Strollin Tom (1940’s)
Who said dentists can’t do more then improve your smile? With Wade Lane as the enchanting Strollin Tom, the program carried over the music of the dental chair to the living room chair. Poetry and music was the theme trademark of the radio airwave program. The idea was that if you can’t do anything else, the show taught the lesson you could always smile. Strollin Tom became the airwaves version of the strolling minstrel that brought his fare of frivolity to American homes every week. So, whether be gloomy or sunny rays of light, Smile. Smile. Smile.
Music and the Muse (1949)
As the poetry was recited, the soft vibrato of strings or sweet resonance of flutes might surround the verse and hearts would be touched by words and wonder coming into their homes. Music and the Muse was another of the poetry/music combinations that made life so much more pleasant to the vast audience. The announcer would come in with a soft baritone voice, “Music and the Muse” and then Janet Logan commenced with the poem.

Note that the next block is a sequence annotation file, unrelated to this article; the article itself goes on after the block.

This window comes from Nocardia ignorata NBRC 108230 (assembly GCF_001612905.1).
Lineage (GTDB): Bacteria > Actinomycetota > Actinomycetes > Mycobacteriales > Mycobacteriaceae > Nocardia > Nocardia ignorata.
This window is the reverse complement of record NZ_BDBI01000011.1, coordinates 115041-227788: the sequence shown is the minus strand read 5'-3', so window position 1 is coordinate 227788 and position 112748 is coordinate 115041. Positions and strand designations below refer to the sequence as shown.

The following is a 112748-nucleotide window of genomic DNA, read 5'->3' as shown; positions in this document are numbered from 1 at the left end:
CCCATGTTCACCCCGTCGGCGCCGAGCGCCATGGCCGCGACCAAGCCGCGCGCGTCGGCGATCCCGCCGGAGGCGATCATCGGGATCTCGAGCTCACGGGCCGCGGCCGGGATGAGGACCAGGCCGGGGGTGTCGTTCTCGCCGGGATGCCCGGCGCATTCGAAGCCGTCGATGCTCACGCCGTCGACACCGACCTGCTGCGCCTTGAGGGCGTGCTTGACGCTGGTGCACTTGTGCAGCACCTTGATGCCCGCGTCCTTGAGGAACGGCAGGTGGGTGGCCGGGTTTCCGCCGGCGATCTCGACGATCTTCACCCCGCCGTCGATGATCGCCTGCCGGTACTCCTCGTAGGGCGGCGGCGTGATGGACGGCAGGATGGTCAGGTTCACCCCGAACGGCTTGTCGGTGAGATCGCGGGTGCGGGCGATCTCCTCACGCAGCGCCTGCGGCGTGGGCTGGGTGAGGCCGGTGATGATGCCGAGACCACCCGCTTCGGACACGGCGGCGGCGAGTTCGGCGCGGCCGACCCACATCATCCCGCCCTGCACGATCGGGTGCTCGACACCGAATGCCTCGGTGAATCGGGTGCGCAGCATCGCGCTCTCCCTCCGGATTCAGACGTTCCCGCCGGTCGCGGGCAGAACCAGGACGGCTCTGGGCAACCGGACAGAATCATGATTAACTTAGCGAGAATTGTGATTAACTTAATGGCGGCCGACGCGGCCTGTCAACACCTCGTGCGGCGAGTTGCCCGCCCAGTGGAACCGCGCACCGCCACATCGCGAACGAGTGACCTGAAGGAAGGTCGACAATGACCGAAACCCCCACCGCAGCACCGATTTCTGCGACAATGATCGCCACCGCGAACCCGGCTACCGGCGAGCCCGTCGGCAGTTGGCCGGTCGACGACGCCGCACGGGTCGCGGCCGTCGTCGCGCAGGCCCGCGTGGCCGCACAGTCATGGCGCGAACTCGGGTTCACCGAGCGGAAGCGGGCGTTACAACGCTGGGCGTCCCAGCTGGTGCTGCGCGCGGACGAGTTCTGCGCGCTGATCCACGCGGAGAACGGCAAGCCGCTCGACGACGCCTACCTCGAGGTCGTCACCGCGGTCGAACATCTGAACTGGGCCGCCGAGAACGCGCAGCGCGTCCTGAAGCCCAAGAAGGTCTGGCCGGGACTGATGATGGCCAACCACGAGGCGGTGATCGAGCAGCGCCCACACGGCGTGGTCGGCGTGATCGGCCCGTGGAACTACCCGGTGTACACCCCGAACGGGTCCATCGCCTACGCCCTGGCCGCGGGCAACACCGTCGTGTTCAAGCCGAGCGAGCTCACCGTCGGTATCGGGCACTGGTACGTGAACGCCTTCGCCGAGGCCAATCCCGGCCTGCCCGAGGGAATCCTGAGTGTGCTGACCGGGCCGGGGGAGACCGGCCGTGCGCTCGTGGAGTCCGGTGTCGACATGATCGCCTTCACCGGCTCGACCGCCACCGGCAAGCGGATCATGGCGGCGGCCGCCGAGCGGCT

To have poetical license was not needed for Old Time Radio and their melodic portrayals of verse and rhyme. They established the culture that introduced so many amateur writings and mastered patterns. ...stilled smelled as sweet.”
This compilation includes the following series on each volume numbers:
- Compilation all old time radio episodes from all different series featuring poems and poetry (Vol. 1)
- Compilation all old time radio episodes from all different series featuring poems and poetry (Vol. 2)
- Anthology 1
- Anthology 2
- Corwin 1
- Corwin 2
- Corwin 3
- Moon River
- Music & The Muse
- Sammy Kaye 1
- Sammy Kaye 2
- Sammy Kaye 3
- Sammy Kaye 4
- Strolling Tom